Journalists from across the Balkan region participated in a series of online workshops and trainings to learn about the best practices in engaging citizens in the reporting process.
Online outlets in Western Balkan countries need to be better regulated to tackle hate speech and defamation, but restrictions should be crafted to avoid censorship, media and legal experts told a BIRN debate.
The jury awarded four journalists for “uncovering previously unexplored areas”, stressing that investigative journalism is of great importance for Kosovo and a wider region.
Balkan Investigative Reporting Network will hold a second public debate on December 22 with group of experts from across the region who will discuss case law and legal challenges of online media regulation.
Ivan Angelovski, an investigative reporter and editor working on long-term international projects for BIRN, will talk at this year’s Prague Media Point.
In an online event, the jury said all three stories from Bosnia are of utmost importance as “they point to many anomalies our society suffers, and that the government persistently ignores.”
Artist Vladimir Miladinovic will present an exhibition of drawings based on research into Hague Tribunal’s archive material about mass graves of Kosovo Albanian war victims in the Belgrade suburb of Batajnica.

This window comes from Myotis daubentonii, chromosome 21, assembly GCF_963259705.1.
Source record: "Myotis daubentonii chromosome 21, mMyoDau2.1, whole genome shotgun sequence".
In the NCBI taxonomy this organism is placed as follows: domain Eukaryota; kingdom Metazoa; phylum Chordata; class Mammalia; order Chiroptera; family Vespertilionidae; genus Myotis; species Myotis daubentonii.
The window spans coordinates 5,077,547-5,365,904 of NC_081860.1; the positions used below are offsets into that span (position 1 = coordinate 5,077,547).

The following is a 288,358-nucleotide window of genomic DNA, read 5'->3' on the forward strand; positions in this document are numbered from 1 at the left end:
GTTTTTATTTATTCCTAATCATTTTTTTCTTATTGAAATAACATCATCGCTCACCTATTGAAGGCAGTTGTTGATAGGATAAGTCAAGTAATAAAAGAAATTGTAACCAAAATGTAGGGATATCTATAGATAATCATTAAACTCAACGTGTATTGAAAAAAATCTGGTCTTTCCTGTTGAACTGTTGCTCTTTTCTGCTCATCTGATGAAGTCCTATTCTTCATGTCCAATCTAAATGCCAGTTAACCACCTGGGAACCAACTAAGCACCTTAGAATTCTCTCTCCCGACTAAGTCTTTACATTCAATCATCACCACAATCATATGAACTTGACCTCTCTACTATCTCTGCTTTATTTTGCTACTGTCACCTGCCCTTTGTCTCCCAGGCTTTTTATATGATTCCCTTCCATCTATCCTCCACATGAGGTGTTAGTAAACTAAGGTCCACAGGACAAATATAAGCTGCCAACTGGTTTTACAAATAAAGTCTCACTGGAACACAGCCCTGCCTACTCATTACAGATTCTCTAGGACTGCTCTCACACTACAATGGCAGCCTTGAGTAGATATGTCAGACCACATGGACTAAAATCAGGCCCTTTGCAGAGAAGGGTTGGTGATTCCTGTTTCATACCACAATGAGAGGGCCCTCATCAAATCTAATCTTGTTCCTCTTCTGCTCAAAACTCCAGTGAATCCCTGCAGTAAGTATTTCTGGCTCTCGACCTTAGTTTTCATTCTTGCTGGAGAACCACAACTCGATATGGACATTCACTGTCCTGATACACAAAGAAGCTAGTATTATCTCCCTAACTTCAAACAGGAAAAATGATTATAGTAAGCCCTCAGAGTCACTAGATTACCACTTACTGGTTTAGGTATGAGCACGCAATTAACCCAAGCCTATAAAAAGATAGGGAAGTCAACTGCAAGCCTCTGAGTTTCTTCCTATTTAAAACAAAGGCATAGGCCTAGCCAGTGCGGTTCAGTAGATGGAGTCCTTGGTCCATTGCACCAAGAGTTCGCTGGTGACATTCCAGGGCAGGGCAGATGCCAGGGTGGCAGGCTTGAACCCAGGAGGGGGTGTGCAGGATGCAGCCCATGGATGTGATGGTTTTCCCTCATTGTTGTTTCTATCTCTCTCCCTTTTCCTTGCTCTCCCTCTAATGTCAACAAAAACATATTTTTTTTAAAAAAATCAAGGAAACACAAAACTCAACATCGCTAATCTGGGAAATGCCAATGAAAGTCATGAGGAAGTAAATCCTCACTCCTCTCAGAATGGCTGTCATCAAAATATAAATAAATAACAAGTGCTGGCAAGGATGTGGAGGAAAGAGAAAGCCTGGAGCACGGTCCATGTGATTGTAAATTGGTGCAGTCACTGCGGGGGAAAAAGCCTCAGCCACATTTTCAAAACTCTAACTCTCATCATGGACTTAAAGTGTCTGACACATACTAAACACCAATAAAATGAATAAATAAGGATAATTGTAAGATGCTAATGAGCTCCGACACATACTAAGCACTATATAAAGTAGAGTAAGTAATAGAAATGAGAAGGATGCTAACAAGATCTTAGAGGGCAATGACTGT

The latest report published by BIRN and Share Foundation sheds further light on the trends in digital rights violations in Central and Southeastern Europe during the COVID-19 pandemic.
BIRN is supporting the development of educational material about war crime trials, focusing on cases from the Hague Tribunal, to help build awareness among young people and challenge the continuing political manipulation of wartime history.
Natalija Jovanovic wins top award for her groundbreaking story on the number of COVID-related deaths in Serbia, which President Vucic initally rubbished, only for it to be confirmed later on.
Jury says it had a tough time evaluating the three best investigations out of a short list, as all three had the most important characteristic of good investigating journalism – ‘digging deeper under the surface’.
Presenting the annual awards, EU delegation commends authors of probing investigations into voting fraud, shoddy new builds and public officials’ extravagant travel expenses.
After successful realisation of its advanced mobile journalism online workshop in the North Macedonia, Thomson Media announces a call for participants from Montenegro.
When BFJE fellow Stavros Malichudis published his investigation into young unaccompanied male asylum seekers and refugees in Greece, he took it to the kind of people featured in the story to test their reaction.
The deadline for submission of applications for the four-month traineeship programme for students, recent graduates and young journalists from Albania, Bosnia and Herzegovina, Kosovo, Montenegro, North Macedonia and Serbia has been extended until October 16, 2020, at midnight Central European Time.